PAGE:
All leftists have a duty to sever ties with the SWP


Even by its usual standards, it’s been an exhausting few days on the left. Ever since Jeremy Corbyn appeared at a Stand Up to Racism rally on Saturday, his support base has been bitterly divided – between those who think he was right to attend the event, those strongly critical of his decision, and a small number who want nothing to do with Corbyn’s movement anymore whatsoever. And, unlike most of the ridiculous brouhahas that Corbyn so frequently gets caught in the middle of, this is something a leftist should actually give a shit about.

On the surface, appearing at an anti-racist event is a no-brainer for a left-wing politician when an extremely reactionary Conservative government have just spent their annual conference vigorously shovelling coals into a furnace of racial resentment. But there are movements in the UK advocating for racial justice with less conspicuous involvement from the much, and justly…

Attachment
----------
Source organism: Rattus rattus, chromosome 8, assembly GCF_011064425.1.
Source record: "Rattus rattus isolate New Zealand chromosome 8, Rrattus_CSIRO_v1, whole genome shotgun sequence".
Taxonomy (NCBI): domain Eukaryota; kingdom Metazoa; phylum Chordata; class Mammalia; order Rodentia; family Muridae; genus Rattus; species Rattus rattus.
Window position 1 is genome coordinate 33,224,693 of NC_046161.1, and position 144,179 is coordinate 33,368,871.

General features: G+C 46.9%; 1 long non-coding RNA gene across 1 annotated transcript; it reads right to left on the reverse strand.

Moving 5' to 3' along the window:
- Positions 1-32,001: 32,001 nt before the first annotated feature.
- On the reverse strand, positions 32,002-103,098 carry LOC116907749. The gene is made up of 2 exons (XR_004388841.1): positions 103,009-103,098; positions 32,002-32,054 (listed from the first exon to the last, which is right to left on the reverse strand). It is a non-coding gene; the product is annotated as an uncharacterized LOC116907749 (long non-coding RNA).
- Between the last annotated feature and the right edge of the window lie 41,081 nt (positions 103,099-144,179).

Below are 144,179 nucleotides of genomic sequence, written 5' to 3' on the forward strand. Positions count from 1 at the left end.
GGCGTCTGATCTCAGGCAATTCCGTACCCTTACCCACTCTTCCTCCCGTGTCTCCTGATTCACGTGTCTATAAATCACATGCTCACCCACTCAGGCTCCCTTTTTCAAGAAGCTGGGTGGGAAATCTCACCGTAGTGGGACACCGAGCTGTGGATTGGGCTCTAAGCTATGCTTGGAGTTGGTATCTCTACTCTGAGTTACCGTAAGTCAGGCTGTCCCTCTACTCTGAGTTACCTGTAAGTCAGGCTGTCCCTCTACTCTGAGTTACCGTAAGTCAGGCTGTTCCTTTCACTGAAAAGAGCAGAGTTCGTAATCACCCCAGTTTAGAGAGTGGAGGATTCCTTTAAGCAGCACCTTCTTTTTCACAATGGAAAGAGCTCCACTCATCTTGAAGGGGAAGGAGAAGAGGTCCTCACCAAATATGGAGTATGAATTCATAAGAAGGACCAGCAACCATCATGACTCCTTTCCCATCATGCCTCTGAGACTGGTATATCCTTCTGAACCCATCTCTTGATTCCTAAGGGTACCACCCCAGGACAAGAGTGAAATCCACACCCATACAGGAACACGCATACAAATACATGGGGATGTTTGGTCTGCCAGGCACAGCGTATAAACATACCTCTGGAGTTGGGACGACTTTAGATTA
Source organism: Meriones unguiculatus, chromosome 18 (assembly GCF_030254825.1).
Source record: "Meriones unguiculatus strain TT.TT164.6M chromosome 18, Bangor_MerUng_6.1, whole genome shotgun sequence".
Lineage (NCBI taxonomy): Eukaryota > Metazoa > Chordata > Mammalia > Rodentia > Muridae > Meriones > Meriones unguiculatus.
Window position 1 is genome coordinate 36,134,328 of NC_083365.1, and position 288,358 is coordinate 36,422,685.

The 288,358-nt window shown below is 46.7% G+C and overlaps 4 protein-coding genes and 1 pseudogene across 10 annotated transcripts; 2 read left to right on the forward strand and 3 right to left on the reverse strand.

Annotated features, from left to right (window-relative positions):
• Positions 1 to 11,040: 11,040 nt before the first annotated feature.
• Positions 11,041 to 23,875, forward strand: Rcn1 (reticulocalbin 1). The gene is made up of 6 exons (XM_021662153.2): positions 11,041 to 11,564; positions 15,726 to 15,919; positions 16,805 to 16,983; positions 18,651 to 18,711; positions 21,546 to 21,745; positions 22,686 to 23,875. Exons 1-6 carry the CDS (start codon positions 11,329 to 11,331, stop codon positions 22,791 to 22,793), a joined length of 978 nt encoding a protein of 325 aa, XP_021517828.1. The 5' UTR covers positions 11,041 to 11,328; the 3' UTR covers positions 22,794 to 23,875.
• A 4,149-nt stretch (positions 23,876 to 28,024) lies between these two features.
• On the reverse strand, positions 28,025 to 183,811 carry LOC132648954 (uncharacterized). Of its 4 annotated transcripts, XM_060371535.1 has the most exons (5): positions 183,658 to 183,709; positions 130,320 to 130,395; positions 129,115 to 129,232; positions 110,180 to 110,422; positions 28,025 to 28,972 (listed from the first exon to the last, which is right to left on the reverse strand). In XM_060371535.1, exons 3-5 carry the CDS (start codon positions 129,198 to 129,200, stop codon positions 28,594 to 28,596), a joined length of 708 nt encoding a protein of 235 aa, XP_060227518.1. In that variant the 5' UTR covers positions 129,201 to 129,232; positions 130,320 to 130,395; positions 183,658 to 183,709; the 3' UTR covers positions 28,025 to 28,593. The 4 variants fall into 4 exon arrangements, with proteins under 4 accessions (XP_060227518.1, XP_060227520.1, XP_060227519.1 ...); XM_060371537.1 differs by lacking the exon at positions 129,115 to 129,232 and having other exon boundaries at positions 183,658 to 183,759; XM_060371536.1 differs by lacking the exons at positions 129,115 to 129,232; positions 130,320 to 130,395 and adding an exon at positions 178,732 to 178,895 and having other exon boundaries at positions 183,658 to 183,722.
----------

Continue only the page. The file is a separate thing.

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All leftists have a duty to sever ties with the SWP

Speaking Out


Colleagues and killjoys,

I have received such overwhelming support and solidarity since I posted about my decision to resign from my post. I just want to thank all of you who have commented and sent me messages.

Resigning was a difficult decision. Sharing the reasons for the decision was important to me: to indicate that my resignation is both an act of feminist protest and an act of feminist self-care.

I am aware that my account was vague and short. I have been asked about the details (as have colleagues of mine): I have been asked to give the story; to tell people about what has happened. I need to say a few words in response to this request. I need to say a few words about why speaking out matters even when there are things we cannot say, even when there is much that we have to leave unsaid.